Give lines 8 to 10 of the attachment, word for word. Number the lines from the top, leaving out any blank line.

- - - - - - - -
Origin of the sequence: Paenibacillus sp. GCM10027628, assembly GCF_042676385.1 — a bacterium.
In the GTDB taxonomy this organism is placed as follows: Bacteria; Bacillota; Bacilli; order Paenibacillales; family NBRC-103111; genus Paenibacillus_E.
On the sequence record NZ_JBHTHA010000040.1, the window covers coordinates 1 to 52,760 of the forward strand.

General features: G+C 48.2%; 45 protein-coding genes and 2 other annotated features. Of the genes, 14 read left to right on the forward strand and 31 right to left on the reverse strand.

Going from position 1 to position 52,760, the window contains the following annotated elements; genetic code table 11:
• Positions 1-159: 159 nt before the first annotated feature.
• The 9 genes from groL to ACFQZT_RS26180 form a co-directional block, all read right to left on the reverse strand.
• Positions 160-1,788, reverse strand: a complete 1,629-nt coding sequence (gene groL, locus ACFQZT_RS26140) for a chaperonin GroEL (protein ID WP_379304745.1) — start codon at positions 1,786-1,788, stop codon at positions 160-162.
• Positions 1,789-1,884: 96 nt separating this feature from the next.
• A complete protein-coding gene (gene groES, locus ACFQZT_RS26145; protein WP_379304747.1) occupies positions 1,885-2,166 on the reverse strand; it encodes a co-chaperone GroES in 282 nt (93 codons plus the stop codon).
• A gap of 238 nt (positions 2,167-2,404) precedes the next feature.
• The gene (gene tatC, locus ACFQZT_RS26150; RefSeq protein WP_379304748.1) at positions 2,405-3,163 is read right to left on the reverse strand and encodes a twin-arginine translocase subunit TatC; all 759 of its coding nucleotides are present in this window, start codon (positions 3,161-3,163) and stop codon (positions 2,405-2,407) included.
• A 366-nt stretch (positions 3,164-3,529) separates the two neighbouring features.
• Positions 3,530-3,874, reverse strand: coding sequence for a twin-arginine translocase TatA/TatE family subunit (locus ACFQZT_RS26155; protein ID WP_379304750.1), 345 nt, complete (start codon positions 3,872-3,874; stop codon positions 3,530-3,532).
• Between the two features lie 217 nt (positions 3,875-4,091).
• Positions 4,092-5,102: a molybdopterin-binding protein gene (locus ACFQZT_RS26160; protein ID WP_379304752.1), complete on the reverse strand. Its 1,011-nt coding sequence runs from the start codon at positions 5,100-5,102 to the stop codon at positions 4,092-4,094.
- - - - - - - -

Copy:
• Positions 160-1,788, reverse strand: a complete 1,629-nt coding sequence (gene groL, locus ACFQZT_RS26140) for a chaperonin GroEL (protein ID WP_379304745.1) — start codon at positions 1,786-1,788, stop codon at positions 160-162.
• Positions 1,789-1,884: 96 nt separating this feature from the next.
• A complete protein-coding gene (gene groES, locus ACFQZT_RS26145; protein WP_379304747.1) occupies positions 1,885-2,166 on the reverse strand; it encodes a co-chaperone GroES in 282 nt (93 codons plus the stop codon).